Louisiana is rich with hidden gems reflecting the diverse cultures that come together to create the state’s unique character. One of those diamonds in the rough, the Rural African American Museum, sits unassumingly in the heart of Opelousas, an unexpected treasure trove of displays and artifacts highlighting 100 years of everyday life for African Americans in St. Landry and surrounding parishes.
In 2020, though, the non-profit cultural center came very close to closing its doors for good.
Since establishing the museum 27 years ago, founder and curator Wilken Jones has depended on grants, donations, fundraisers, and volunteers to run the admission-free museum. Amid the coronavirus crisis, however, money to maintain the museum became scarce.
When Hancock Whitney learned the museum was at risk of shutting down permanently, we felt we had to help and stepped up with a $5,000 donation to help keep the Southwest Louisiana landmark in business.
Helping Keep the Doors Open. Rural African American Museum founder and curator Wilken Jones (center) accepts a $5,000 donation from Hancock Whitney to help maintain and expand his invaluable Opelousas repository of African American history in St. Landry and surrounding parishes from the 1860s to the 1960s. Also pictured (from left): Hancock Whitney Retail Sales Leader Lexi Baldridge; Financial Center Leader Denise Collins; Client Solutions Leader Marshell Rosette; and Regional Sales Leader Stephen David.
We were born in the Gulf South, and preserving the region’s history is important to us. The Rural African American Museum is an educational experience that lets us look first hand at a century of African American life and become more aware of the history, community identities, and ways of life that have influenced culture and opportunity in Acadiana and across the region for generations—differences that ultimately bring us together and keep us strong.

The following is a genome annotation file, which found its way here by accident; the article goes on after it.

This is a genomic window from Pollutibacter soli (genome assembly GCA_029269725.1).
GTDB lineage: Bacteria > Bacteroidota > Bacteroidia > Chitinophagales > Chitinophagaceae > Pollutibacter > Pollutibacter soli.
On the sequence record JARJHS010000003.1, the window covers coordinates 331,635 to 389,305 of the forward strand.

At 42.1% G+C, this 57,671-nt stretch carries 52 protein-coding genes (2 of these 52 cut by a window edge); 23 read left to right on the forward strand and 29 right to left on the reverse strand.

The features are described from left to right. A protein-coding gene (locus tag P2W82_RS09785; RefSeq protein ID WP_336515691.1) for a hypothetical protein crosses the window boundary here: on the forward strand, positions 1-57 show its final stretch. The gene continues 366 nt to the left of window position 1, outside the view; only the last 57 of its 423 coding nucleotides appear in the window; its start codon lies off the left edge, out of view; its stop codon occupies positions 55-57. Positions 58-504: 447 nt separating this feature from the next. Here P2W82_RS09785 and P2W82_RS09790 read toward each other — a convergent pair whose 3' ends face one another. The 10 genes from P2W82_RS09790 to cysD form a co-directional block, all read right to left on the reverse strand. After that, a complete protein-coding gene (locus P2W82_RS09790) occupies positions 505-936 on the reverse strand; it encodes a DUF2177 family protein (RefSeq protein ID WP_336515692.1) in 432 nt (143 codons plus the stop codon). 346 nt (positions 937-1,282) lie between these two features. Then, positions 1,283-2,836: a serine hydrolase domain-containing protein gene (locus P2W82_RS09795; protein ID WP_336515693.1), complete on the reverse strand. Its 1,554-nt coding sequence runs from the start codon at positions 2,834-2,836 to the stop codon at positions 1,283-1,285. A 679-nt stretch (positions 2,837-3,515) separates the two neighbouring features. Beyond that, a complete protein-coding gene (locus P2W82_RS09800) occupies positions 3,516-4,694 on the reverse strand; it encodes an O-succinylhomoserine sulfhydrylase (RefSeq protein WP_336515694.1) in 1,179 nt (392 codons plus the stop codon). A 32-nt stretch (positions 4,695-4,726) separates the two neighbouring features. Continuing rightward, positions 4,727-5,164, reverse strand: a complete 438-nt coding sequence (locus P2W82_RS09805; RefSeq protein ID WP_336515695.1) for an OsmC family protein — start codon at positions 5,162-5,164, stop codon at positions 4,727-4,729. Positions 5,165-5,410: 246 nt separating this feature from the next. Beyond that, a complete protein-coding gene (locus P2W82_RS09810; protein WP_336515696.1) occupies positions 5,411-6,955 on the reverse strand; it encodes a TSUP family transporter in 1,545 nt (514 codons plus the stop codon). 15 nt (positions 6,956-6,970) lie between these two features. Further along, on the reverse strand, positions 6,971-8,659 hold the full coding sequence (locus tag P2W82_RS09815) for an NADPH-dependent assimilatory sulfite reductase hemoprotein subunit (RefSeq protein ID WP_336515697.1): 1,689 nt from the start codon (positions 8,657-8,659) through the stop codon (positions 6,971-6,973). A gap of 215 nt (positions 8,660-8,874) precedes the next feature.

Supporting the museum also aligns with our core values, our commemoration of Black History Month, and our ongoing diversity, equity, and inclusion commitment to celebrate and help educate our teams and our communities on Black Americans’ contributions to a vibrant Gulf South.
Struggles, Success, and a Caring Community
Wilken Jones first opened the Rural African American Museum in the unincorporated St. Landry Parish community of Plaisance in 1994. In 2019 he moved the museum to Opelousas’ Main Street. Packed with information and pieces Jones has thoughtfully amassed over many years, the museum offers an invaluable look at African Americans’ struggles and contributions in Acadiana.
Exhibits depict African American homes, schools, churches, businesses, music, sports, and agriculture from the 1860s to 1960s. Displays also chronicle Jones’ own story as the great-grandson of an escaped slave.